Here’s how technical schools are dealing with the rise of AI generators

AI-generated image of a pink-and-red-haired woman wearing a black T-shirt

Image of Janus Rose, created with Stable Diffusion

To prepare for the spring semester of 2023, NYU professor Winnie Song has done something she shouldn’t have done before: created AI technical guidelines for her students.

Song, Game Center assistant professor of art at NYU’s Tisch School of the Arts, isn’t the only art educator having this in mind. With the rapid rise of automated systems like Stable Diffusion, Midjourney, and DALL-E 2 over the past year, educators at post-secondary arts institutions are trying to figure out how to bring up the subject with their students while still learning the intricacies of AI art themselves.

“My concern was that they would use AI generators to come up with mood boards and references to things that don’t exist in real life. So I just created a policy where, within the confines of this category, we discourage the use of generators,” Song told Motherboard. “I never imagined it would get to this point where people would be, like, trying to legitimize it as a craft.”

AI-generated art The internet has flooded ever since users started creating elaborate pics with just a written phrase or highly stylized photos by uploading a selfie. Tools have been met Backlash from many artistswho noticed that AI systems then produced derivative images Inclusion of millions of original artwork without permission From the creators.

But while the increasing sophistication of AI generators raises deep questions about the nature of art and the creative process, it also creates very tangible dilemmas for art educators who want their students to develop skills beyond writing a phrase in directed text and turning it into their own work.

“I think we seek to teach them to become independent of the tools and also make sure that they remain kind of agnostic, not reverential and dependent on one thing to get great work,” Song said. “You can learn this, you can think about it, but it can’t be the only major thing to get you where you want to be.”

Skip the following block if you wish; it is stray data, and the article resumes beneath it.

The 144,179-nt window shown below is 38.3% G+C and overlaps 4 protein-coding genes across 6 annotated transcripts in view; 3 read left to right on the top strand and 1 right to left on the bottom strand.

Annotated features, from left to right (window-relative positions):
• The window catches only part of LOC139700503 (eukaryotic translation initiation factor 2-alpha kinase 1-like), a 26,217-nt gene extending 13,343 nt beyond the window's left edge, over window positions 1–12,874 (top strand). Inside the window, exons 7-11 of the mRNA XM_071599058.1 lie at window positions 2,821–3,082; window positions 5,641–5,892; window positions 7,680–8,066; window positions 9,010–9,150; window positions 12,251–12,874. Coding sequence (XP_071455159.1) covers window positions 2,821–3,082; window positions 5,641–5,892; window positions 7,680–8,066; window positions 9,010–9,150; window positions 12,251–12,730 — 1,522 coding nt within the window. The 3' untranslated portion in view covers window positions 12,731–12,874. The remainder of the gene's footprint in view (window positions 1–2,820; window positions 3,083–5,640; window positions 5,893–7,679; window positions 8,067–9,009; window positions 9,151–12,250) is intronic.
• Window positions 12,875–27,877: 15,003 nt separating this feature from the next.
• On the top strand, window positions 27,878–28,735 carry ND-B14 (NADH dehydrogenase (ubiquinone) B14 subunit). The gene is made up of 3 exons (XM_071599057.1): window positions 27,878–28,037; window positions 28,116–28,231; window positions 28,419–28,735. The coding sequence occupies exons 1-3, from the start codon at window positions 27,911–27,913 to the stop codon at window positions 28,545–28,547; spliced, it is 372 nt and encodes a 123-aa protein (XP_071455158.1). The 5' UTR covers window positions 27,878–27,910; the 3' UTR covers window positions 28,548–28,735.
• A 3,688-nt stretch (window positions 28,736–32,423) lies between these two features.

The ways in which professors introduce the art of AI in the classroom vary between classes and majors. Song said she teaches a painting class in which students are supposed to draw inspiration from nature and the physical world, hence her AI art policy. On the other hand, Kurt Ralsk, professor of digital media and chair of the Department of Media Arts at the School of the Museum of Fine Arts at Tufts University, takes a different approach.

“Personally, I’d encourage students to explore this. I think they should know what the tools are, what their capabilities are, and maybe develop a personal vocabulary for how to use them,” Ralsk told Motherboard. “But it’s really late for us to have a larger discussion within the university about how to deal with these matters.”

Doug Rosman, a lecturer in the Department of Art and Technology Studies at the College of the Art Institute of Chicago, also asks students to explore generators in a machine learning class. But, in the professional practice class, the career-focused course, the art of AI and its impact on working artists is a different discussion.

“In this context, the outputs of DALL-E and Stable Diffusion look more threatening,” Rosman told Motherboard.

Teachers aren’t the only ones who consider AI art generator products. Art students also deal with the effects of AI art saturating the market for artists and what this could mean for their careers.

“The way artists are embracing the culture of crazy capitalism and high-tech is really disheartening,” said Marla Chenpat, an art student at the University of Illinois at Chicago. “I wouldn’t be surprised if AI art really starts to get an edge because of an aspect of the art world that I don’t agree with.”